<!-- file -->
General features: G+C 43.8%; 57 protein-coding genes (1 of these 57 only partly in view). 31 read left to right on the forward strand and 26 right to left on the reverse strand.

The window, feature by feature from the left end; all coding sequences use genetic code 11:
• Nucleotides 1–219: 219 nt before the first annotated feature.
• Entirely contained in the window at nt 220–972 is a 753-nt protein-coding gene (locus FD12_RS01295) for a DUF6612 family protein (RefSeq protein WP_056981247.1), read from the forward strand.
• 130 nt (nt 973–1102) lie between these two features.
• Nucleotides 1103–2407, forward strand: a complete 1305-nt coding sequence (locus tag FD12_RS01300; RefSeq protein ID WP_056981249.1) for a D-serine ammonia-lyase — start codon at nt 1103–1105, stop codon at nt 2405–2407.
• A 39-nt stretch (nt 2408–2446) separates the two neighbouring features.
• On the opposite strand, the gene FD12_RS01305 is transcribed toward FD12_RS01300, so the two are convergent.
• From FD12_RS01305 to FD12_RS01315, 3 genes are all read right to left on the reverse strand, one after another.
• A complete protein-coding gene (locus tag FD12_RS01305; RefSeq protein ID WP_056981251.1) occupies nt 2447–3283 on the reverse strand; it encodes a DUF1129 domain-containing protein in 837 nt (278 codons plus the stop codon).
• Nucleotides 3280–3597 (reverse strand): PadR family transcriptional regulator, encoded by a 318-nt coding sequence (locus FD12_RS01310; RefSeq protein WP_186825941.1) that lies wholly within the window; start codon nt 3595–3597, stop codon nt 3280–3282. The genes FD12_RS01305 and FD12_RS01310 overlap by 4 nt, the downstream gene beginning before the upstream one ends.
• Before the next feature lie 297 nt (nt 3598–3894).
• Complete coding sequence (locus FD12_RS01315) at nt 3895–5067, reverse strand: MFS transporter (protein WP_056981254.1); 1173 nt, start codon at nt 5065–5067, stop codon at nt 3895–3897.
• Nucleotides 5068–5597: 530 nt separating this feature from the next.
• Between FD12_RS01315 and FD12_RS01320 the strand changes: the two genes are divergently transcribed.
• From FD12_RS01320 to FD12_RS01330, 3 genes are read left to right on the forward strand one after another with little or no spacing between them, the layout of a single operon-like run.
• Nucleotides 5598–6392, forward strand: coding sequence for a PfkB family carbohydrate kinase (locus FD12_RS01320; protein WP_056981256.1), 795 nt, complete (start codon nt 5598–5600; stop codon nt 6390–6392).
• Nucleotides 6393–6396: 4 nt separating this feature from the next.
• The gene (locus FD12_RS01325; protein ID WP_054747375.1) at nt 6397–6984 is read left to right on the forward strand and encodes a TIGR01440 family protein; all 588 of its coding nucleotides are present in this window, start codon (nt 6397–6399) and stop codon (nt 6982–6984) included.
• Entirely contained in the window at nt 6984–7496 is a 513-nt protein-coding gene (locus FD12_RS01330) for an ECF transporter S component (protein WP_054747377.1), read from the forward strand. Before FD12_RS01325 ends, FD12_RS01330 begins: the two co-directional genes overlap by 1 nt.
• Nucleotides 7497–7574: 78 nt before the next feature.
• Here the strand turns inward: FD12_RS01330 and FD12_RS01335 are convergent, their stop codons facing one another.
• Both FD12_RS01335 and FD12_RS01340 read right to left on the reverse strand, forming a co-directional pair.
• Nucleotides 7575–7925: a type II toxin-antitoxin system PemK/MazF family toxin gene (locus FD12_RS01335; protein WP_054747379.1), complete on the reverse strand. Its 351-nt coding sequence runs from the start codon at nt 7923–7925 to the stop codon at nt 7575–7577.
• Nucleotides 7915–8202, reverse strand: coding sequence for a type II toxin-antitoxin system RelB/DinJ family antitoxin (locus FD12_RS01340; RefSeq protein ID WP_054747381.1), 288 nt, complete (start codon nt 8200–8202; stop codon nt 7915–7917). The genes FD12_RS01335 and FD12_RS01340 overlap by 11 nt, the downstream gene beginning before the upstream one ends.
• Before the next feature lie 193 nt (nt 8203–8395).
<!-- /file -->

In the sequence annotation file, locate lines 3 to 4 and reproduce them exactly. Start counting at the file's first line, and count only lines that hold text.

• Nucleotides 1–219: 219 nt before the first annotated feature.
• Entirely contained in the window at nt 220–972 is a 753-nt protein-coding gene (locus FD12_RS01295) for a DUF6612 family protein (RefSeq protein WP_056981247.1), read from the forward strand.